Monthly Archives: March 2012

Sexual Predator Teachers: 1) Not Funny 2) Epidemic 3) Now What?

Child rapist teachers! LOL!

Two nights ago, Tonight Show host Jay Leno included in his monologue a joke about Christine McCallum, the Brockton, Mass. teacher convicted of having sex with a 13-year-old boy over 300 times. Jay can make jokes about whatever he wants, but the fact that we are laughing about this kind of conduct by teachers rather than asking hard questions and insisting on some accountability for the schools shows how tolerant our society is of a supposedly essential institution and a once respectable profession that have both fallen into rot and ruin.

In 1996, when Mary Kay LeTourneau was revealed to have made an undereage student her lover and fathered a child by him, it was national news. For me, it was the first I had ever heard of a teacher abusing her power and profession to that extent. This month alone, March 2012, I have counted thirteen such cases making the local news across the country, including McCallum, and I’m sure I missed some. I’m also reasonably sure that for every one of these cases that get prosecuted, many more are covered up or never discovered at all. Continue reading

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Filed under Education, Gender and Sex, Law & Law Enforcement, U.S. Society

It’s You, Keith.

The news that The Angry Man of the Self-Righteous Left, Keith Olbermann, was fired by Al Gore’s Current TV was hardly news at all, since most of us had entered a pool on when Olbermann would get jettisoned from his latest gig. The predictable episode does have an ethics lesson for all of us, however, that involves the virtues of accountability, humility, honesty and contrition.

Olbermann, true to form, attacked his former employers and blamed them for his exit, writing  via Twitter…

“…I’d like to apologize to my viewers and my staff for the failure of Current TV. Editorially, Countdown had never been better. But for more than a year I have been imploring Al Gore and Joel Hyatt to resolve our issues internally, while I’ve been not publicizing my complaints, and keeping the show alive for the sake of its loyal viewers and even more loyal staff. Nevertheless, Mr. Gore and Mr. Hyatt, instead of abiding by their promises and obligations and investing in a quality news program, finally thought it was more economical to try to get out of my contract. It goes almost without saying that the claims against me in Current’s statement are untrue and will be proved so in the legal actions I will be filing against them presently. To understand Mr. Hyatt’s “values of respect, openness, collegiality and loyalty,” I encourage you to read of a previous occasion Mr. Hyatt found himself in court for having unjustly fired an employee. That employee’s name was Clarence B. Cain. In due course, the truth of the ethics of Mr. Gore and Mr. Hyatt will come out. For now, it is important only to again acknowledge that joining them was a sincere and well-intentioned gesture on my part, but in retrospect a foolish one. That lack of judgment is mine and mine alone, and I apologize again for it.”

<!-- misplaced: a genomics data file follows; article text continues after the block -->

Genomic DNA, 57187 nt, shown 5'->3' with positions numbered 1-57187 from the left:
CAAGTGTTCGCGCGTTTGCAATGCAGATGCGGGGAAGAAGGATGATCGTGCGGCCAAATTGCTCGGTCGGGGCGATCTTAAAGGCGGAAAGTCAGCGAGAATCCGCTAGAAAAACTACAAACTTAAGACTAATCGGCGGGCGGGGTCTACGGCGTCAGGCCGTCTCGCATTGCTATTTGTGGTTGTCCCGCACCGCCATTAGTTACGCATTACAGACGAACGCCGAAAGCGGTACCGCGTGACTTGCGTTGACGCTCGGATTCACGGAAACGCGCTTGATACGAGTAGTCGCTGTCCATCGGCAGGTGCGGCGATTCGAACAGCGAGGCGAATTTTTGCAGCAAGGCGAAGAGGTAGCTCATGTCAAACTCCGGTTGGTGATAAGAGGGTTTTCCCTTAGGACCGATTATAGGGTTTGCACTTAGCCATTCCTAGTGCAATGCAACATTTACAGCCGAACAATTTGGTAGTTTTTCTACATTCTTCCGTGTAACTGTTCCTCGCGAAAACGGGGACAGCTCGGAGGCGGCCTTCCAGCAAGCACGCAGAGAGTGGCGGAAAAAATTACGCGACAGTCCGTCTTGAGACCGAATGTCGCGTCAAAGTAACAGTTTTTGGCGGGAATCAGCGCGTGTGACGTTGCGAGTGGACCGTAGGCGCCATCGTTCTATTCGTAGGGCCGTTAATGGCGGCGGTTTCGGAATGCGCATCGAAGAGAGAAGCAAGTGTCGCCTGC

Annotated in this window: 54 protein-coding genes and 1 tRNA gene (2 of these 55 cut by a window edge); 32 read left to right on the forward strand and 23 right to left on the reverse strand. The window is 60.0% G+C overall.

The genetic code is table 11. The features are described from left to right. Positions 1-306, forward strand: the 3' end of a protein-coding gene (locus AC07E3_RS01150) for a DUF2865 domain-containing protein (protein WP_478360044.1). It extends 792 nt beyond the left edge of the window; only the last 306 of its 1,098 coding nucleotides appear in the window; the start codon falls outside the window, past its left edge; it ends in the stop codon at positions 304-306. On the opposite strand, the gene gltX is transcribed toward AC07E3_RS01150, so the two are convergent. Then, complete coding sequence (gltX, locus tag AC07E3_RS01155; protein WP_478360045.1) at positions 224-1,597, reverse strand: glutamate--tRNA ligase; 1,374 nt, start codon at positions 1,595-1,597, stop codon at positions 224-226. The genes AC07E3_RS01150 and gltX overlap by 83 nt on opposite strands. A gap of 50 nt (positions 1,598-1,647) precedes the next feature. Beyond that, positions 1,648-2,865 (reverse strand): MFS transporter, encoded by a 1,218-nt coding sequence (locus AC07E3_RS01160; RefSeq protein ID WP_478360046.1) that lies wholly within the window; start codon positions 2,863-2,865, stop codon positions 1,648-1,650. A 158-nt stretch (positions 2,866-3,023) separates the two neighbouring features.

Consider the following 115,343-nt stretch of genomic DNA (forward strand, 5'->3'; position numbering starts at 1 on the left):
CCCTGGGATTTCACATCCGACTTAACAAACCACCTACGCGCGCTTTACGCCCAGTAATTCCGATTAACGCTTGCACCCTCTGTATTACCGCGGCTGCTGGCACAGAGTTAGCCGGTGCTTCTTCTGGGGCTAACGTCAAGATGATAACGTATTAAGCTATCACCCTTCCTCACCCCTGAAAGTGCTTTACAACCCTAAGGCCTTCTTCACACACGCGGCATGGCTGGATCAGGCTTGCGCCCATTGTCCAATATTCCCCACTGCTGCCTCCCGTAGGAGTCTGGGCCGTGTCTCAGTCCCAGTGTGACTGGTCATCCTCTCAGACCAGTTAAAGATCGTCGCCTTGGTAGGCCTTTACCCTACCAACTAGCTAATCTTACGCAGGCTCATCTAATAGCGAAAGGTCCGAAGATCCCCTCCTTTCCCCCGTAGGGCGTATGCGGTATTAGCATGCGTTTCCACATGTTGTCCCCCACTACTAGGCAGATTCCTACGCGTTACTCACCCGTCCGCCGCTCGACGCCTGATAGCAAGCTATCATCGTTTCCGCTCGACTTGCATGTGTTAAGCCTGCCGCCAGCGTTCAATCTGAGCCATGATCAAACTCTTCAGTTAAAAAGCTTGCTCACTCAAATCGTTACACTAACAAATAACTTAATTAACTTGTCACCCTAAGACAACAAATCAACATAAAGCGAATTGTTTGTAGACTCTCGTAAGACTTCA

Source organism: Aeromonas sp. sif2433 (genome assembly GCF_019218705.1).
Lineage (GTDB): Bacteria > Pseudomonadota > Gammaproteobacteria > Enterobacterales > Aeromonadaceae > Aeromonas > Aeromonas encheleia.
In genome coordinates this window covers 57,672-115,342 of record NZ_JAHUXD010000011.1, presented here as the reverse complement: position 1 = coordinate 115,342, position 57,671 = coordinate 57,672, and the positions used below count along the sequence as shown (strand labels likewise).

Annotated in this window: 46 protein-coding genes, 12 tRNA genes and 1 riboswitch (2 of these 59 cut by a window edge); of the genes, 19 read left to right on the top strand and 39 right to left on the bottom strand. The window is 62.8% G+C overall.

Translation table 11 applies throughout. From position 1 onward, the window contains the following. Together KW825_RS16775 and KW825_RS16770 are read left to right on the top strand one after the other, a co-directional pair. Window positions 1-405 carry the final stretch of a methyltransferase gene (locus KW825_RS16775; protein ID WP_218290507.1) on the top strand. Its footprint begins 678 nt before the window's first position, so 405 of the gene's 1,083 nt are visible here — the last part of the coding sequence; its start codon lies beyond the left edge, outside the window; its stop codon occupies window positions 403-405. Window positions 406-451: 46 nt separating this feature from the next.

This, of course, is not really an apology. It’s not an apology when your message is, “I’m sorry my employers are unethical slobs who didn’t appreciate the excellent job I was doing.

Keith Olbermann has either been fired or quit under acrimonious circumstances in engagements with, count them, five broadcast organizations: ESPN, CNN, Fox, MSNBC, and now Current TV. This, despite being obviously talented and often getting excellent ratings. Olbermann is a smart guy, and yet even now, his reaction seems to be, “Why, oh, why, do people keep treating me so badly?”

It’s you, Keith! Continue reading

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Filed under Arts & Entertainment, Character, Journalism & Media, Professions

The Principal Who Helped Gaby Rodriguez Fake Her Pregnancy Just Won “Principal of the Year.” The Frightening Thing Is, He Might Have Deserved It.

Note that it says "Principal." It doesn't say anything about "principles."

I received this news from Ethics Hero Harris Meyer, the journalist who has been trying to preserve some semblance of integrity in his profession by reminding it what ethical investigative journalism is not, through his efforts to rebut the praise for Gaby Rodriguez, the high school student who deceived her family and classmates by pretending to be pregnant as her senior project. The news: Trevor Greene, the principal who helped devise Gaby’s unethical stunt and assisted her in lying to the rest of the school, has been named the state’s top high school principal by the Association of Washington School Principals.

He received this  honor, the release says, by virtue of his organizing a system of student-teacher mentorships, and guiding the school’s effort to expand and improve its science, technology, engineering and math curriculum. The fact that he also mentored a student in a blatantly unethical exercise that was, as I wrote in my original post about Gaby’s scam, Continue reading

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Filed under Character, Education, Gender and Sex, Journalism & Media, Professions, Research and Scholarship

Ethics Flashback: A Letter From Kurt Vonnegut

Mr. Vonnegut